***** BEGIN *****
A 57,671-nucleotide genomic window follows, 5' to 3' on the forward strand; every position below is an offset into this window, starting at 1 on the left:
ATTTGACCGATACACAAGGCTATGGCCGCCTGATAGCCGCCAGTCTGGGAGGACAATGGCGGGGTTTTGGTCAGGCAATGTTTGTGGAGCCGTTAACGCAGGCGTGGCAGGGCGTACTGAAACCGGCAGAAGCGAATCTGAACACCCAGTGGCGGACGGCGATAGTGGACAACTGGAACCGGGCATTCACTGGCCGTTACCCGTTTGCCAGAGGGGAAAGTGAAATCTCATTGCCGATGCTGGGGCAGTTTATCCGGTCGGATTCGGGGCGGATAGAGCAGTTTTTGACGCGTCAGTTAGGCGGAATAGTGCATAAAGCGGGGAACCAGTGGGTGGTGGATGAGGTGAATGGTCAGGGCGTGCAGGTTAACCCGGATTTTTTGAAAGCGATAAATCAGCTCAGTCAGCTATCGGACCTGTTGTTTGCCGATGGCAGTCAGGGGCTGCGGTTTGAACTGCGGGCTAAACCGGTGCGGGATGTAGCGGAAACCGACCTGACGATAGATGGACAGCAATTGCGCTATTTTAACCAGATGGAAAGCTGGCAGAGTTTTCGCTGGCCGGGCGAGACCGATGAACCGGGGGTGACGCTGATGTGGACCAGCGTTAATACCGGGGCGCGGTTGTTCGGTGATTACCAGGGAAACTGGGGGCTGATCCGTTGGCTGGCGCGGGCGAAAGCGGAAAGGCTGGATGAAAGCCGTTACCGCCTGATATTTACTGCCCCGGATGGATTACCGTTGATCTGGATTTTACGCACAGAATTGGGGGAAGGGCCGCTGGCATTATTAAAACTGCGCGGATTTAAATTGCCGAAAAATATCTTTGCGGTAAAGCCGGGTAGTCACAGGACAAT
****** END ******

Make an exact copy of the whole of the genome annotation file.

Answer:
A 57,671-nucleotide genomic window follows, 5' to 3' on the forward strand; every position below is an offset into this window, starting at 1 on the left:
ATTTGACCGATACACAAGGCTATGGCCGCCTGATAGCCGCCAGTCTGGGAGGACAATGGCGGGGTTTTGGTCAGGCAATGTTTGTGGAGCCGTTAACGCAGGCGTGGCAGGGCGTACTGAAACCGGCAGAAGCGAATCTGAACACCCAGTGGCGGACGGCGATAGTGGACAACTGGAACCGGGCATTCACTGGCCGTTACCCGTTTGCCAGAGGGGAAAGTGAAATCTCATTGCCGATGCTGGGGCAGTTTATCCGGTCGGATTCGGGGCGGATAGAGCAGTTTTTGACGCGTCAGTTAGGCGGAATAGTGCATAAAGCGGGGAACCAGTGGGTGGTGGATGAGGTGAATGGTCAGGGCGTGCAGGTTAACCCGGATTTTTTGAAAGCGATAAATCAGCTCAGTCAGCTATCGGACCTGTTGTTTGCCGATGGCAGTCAGGGGCTGCGGTTTGAACTGCGGGCTAAACCGGTGCGGGATGTAGCGGAAACCGACCTGACGATAGATGGACAGCAATTGCGCTATTTTAACCAGATGGAAAGCTGGCAGAGTTTTCGCTGGCCGGGCGAGACCGATGAACCGGGGGTGACGCTGATGTGGACCAGCGTTAATACCGGGGCGCGGTTGTTCGGTGATTACCAGGGAAACTGGGGGCTGATCCGTTGGCTGGCGCGGGCGAAAGCGGAAAGGCTGGATGAAAGCCGTTACCGCCTGATATTTACTGCCCCGGATGGATTACCGTTGATCTGGATTTTACGCACAGAATTGGGGGAAGGGCCGCTGGCATTATTAAAACTGCGCGGATTTAAATTGCCGAAAAATATCTTTGCGGTAAAGCCGGGTAGTCACAGGACAAT